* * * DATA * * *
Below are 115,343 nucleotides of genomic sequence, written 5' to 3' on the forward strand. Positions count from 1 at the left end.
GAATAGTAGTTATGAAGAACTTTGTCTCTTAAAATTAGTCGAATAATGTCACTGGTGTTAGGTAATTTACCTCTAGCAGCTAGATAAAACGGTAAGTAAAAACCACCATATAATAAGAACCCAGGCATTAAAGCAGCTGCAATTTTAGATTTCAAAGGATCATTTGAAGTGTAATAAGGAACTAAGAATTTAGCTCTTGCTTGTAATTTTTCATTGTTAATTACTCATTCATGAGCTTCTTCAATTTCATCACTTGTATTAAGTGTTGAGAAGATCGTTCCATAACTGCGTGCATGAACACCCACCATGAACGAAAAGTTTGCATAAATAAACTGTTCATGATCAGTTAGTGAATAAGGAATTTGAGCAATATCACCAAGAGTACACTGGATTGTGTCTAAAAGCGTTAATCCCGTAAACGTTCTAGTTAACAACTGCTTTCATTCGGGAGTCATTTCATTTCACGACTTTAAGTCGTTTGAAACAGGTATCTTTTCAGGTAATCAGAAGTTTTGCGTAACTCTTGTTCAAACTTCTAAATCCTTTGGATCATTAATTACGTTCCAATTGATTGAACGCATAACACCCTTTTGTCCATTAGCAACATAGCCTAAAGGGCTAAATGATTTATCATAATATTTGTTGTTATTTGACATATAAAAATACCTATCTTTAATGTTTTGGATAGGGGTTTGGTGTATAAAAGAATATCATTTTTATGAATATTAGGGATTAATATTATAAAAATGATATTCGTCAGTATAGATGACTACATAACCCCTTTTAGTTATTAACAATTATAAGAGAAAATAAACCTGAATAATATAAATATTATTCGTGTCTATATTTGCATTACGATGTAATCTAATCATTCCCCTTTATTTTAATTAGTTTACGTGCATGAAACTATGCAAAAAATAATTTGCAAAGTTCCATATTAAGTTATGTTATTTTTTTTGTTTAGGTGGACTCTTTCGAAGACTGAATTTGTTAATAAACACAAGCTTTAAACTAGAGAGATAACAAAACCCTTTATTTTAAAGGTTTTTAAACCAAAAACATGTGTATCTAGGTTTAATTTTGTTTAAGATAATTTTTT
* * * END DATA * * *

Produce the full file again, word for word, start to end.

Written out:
Below are 115,343 nucleotides of genomic sequence, written 5' to 3' on the forward strand. Positions count from 1 at the left end.
GAATAGTAGTTATGAAGAACTTTGTCTCTTAAAATTAGTCGAATAATGTCACTGGTGTTAGGTAATTTACCTCTAGCAGCTAGATAAAACGGTAAGTAAAAACCACCATATAATAAGAACCCAGGCATTAAAGCAGCTGCAATTTTAGATTTCAAAGGATCATTTGAAGTGTAATAAGGAACTAAGAATTTAGCTCTTGCTTGTAATTTTTCATTGTTAATTACTCATTCATGAGCTTCTTCAATTTCATCACTTGTATTAAGTGTTGAGAAGATCGTTCCATAACTGCGTGCATGAACACCCACCATGAACGAAAAGTTTGCATAAATAAACTGTTCATGATCAGTTAGTGAATAAGGAATTTGAGCAATATCACCAAGAGTACACTGGATTGTGTCTAAAAGCGTTAATCCCGTAAACGTTCTAGTTAACAACTGCTTTCATTCGGGAGTCATTTCATTTCACGACTTTAAGTCGTTTGAAACAGGTATCTTTTCAGGTAATCAGAAGTTTTGCGTAACTCTTGTTCAAACTTCTAAATCCTTTGGATCATTAATTACGTTCCAATTGATTGAACGCATAACACCCTTTTGTCCATTAGCAACATAGCCTAAAGGGCTAAATGATTTATCATAATATTTGTTGTTATTTGACATATAAAAATACCTATCTTTAATGTTTTGGATAGGGGTTTGGTGTATAAAAGAATATCATTTTTATGAATATTAGGGATTAATATTATAAAAATGATATTCGTCAGTATAGATGACTACATAACCCCTTTTAGTTATTAACAATTATAAGAGAAAATAAACCTGAATAATATAAATATTATTCGTGTCTATATTTGCATTACGATGTAATCTAATCATTCCCCTTTATTTTAATTAGTTTACGTGCATGAAACTATGCAAAAAATAATTTGCAAAGTTCCATATTAAGTTATGTTATTTTTTTTGTTTAGGTGGACTCTTTCGAAGACTGAATTTGTTAATAAACACAAGCTTTAAACTAGAGAGATAACAAAACCCTTTATTTTAAAGGTTTTTAAACCAAAAACATGTGTATCTAGGTTTAATTTTGTTTAAGATAATTTTTT